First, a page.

I'm currently working on a project where I want to establish a secure and authenticated communication channel between to entities, using Elliptic Curve Cryptography. Now I'm not really sure how to proceed after the key exchange. The current exchange looks like this:

  • $Alice$ sends her public key $K_A$ to $Bob$
  • $Bob$ sends back his public key and a signature, containing both public keys and her identity: $K_B, Sig_b(K_B, K_A, A)$
  • $Alice$ replies similarly with her signature: $Sig_a(K_A, K_B, B)$

As I see it, this authenticates Bob to Alice in a way that he now encrypts a message with Alice's public key and can sure that Alice is the correct recipient. So here are my assumptions at this point:

  1. This does not guarantee to Alice that Bob is indeed the sender.
  2. Therefore Bob would need to either sign every message to Alice, or use a shared secret.

Am I correct about that?

If so, then would there be any benefit in signing every message over generating a shared secret from the keys? I assume that a combination of ECIES and ECDSA is far more expensive than simply running AES. Since I'm working with very resource constrained devices, I'd like to keep the overhead as small as possible. Although I probably should use random padding and a KDF to increase the security in the AES scenario.

  • $\begingroup$ How does Alice know that $K_B$ is indeed Bob's and not Bryan's? Is Bob's identity contained in the public key? If so, who certified that Bob is indeed Bob? $\endgroup$ – mikeazo Apr 29 '14 at 19:59
  • $\begingroup$ Unless this is for fun or homework, the right approach is to use standard protocols/approaches. For example, you could use OpenSSL to establish a secure and authenticated communication channel between two parties (you can even use elliptic curves). $\endgroup$ – mikeazo Apr 29 '14 at 20:02
  • $\begingroup$ @mikeazo Well, it is a fun / research project, nothing that will be used in a production system. I was starting with the Basic Station-To-Station Protocol, which should provide "mutual key and entity authentication". There is indeed no guarantee about the real identity of Bob, but I had to start somewhere. $\endgroup$ – Nariox Apr 29 '14 at 21:12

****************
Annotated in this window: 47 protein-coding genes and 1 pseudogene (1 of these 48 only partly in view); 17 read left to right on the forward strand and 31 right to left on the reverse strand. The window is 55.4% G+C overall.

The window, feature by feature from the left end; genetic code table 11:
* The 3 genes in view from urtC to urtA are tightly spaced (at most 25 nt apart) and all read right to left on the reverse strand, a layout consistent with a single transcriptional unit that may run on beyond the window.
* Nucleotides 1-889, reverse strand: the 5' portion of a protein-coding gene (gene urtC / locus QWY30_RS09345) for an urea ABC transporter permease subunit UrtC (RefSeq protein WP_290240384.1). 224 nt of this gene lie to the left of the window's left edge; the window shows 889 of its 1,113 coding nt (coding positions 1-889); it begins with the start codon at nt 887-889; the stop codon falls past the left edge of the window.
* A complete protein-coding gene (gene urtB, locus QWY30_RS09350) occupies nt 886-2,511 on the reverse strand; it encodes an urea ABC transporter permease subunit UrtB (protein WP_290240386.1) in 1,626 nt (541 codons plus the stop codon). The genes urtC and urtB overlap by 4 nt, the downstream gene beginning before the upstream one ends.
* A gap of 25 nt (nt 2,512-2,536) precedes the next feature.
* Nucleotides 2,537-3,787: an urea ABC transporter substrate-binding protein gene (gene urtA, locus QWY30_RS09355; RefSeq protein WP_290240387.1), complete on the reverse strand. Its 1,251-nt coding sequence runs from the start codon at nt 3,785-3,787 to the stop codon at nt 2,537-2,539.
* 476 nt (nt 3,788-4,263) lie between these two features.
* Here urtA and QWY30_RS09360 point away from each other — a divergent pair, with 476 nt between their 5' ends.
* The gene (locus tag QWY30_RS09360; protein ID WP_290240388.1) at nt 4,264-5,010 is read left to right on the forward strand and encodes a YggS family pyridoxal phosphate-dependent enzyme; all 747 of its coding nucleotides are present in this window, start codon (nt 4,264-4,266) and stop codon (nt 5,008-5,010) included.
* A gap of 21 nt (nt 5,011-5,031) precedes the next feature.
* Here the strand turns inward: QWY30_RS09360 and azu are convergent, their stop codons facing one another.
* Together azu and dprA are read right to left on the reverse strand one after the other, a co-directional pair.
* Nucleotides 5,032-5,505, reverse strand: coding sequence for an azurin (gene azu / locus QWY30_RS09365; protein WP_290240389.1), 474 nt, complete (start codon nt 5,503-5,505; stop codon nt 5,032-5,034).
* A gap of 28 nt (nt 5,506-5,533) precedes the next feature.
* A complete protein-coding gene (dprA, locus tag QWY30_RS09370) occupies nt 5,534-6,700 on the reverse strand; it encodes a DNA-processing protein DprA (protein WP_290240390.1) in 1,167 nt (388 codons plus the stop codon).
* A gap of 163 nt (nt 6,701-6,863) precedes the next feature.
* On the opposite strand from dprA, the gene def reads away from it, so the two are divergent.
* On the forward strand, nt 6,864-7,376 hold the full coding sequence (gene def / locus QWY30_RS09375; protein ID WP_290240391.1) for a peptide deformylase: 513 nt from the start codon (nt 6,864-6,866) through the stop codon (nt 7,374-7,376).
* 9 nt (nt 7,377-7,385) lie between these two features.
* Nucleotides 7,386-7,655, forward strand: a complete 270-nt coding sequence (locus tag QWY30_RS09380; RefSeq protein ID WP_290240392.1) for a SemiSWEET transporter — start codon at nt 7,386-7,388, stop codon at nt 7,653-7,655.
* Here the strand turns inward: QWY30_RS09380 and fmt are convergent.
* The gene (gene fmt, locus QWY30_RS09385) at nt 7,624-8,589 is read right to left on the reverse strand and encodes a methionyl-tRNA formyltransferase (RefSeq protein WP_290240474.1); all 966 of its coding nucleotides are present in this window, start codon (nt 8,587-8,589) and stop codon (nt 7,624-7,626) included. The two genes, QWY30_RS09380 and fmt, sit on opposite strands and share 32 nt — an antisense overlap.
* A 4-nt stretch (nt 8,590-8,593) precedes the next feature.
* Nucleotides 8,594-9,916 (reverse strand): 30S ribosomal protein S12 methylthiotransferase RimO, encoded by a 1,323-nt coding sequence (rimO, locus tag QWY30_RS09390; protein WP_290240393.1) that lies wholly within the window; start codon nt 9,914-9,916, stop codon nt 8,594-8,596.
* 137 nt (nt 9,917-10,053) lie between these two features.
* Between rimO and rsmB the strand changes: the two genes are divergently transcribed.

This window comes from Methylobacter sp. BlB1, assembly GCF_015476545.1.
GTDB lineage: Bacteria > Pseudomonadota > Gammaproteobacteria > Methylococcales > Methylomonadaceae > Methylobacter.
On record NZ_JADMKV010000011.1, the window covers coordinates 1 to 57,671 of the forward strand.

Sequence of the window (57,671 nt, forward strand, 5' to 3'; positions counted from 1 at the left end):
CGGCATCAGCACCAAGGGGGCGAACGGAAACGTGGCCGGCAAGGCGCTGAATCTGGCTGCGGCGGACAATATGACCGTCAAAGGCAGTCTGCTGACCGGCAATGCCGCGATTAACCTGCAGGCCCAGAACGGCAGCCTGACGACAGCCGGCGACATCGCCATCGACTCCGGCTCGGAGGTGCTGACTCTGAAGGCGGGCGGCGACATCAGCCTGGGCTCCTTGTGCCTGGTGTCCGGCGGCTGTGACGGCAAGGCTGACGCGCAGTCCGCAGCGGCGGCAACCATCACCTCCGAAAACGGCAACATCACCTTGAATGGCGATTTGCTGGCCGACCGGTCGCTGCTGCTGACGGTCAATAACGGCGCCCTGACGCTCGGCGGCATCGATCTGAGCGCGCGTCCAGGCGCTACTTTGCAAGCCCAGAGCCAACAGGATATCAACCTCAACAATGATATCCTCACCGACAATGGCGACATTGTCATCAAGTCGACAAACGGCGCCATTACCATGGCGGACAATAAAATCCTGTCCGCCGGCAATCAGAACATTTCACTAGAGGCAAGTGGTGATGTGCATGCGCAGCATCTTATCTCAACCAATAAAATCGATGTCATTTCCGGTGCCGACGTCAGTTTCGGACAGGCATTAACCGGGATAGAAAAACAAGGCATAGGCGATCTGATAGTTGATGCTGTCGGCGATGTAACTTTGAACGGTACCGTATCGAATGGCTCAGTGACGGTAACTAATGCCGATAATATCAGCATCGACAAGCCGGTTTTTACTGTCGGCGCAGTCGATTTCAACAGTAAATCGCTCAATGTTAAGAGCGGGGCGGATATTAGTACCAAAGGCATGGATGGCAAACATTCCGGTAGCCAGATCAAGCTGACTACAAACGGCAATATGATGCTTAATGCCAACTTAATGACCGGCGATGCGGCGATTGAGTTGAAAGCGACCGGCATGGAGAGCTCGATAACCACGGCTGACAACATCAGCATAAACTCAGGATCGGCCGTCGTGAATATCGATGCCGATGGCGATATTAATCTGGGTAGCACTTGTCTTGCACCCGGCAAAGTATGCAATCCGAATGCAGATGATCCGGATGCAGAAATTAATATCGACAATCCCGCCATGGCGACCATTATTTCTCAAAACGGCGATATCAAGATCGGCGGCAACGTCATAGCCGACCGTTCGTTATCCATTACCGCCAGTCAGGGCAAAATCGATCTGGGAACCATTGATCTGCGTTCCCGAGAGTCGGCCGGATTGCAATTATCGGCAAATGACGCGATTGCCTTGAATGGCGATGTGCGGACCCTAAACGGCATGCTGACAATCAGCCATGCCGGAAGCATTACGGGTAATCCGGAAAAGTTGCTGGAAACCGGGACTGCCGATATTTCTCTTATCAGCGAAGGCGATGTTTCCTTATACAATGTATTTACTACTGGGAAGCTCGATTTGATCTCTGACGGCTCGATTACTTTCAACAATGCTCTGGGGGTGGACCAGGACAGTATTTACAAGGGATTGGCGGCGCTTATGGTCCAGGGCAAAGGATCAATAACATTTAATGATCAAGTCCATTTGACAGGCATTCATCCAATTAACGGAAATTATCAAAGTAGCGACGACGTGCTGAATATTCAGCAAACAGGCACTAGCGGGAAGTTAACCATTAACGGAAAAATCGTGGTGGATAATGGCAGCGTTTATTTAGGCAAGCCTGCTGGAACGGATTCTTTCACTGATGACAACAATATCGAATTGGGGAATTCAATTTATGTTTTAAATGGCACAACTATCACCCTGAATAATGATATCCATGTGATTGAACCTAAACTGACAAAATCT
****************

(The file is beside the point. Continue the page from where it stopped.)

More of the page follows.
ECDH or DH for that matter doesn't provide any authentication of a user. ECDSA as a public key scheme does provide authentication, but lacks validation. You need to certify that the exchanged public keys are indeed from Alice or Bob. So Alice and Bob must let an authority certify their own public keys such that Alice trusts the authority of Bob and Bob trusts the authority of Alice. The authorities might in fact be the same authority. You can call it certificate authority.

A possible attack might be a man-in-the-middle attack where

  1. Alice sends $K_A$ to Bob, but Martin intercepts $K_A$ and sends a newly generated key $K_{MA}$ to Bob
  2. Bob sends back his public key and a signature, containing both public keys and her identity: $K_B,Sig_B(K_B,K_A,A)$, but Martin intercepts it and sends a newly generated key $K_{MB}$ and re-signs with its private key $Sig_{MB}(K_{MB},K_A,A)$
  3. Alice replies similarly with her signature: $Sig_A(K_A,K_B,B)$, but Martin intercepts it and re-signs $Sig_{MA}(K_{MA},K_B,B)$ with the private key $MA$ from #1.

This is applicable to ECDH and ECDSA.

  • $\begingroup$ I see your point. But what if I don't have a certificate authority? I'm starting with a simple setting: one data collector who is periodically sending data to a receiver. All I want to achieve is to keep this connection secure. $\endgroup$ – Nariox Apr 29 '14 at 21:26
  • $\begingroup$ Can you distribute the keys beforehand yourself? If you can, then you could hard-code the public keys or establish symmetric key between A and B, but then you run into revocation problems. $\endgroup$ – Artjom B. Apr 29 '14 at 22:11
  • $\begingroup$ It will probably best to create your own certificate authority and hard-code its key into Alice and Bob. When you create Alice and Bob-like clients, you can certify them and let the certificate chain be checked by Bob when he receives the key from Alice and the other way around. But it all depends on how you create your clients. You could also have a central client C whose public key is embedded in Alice and Bob. C will then distribute the public keys. $\endgroup$ – Artjom B. Apr 29 '14 at 22:18

Your Answer

By clicking “Post Your Answer”, you agree to our terms of service, privacy policy and cookie policy

Not the answer you're looking for? Browse other questions tagged or ask your own question.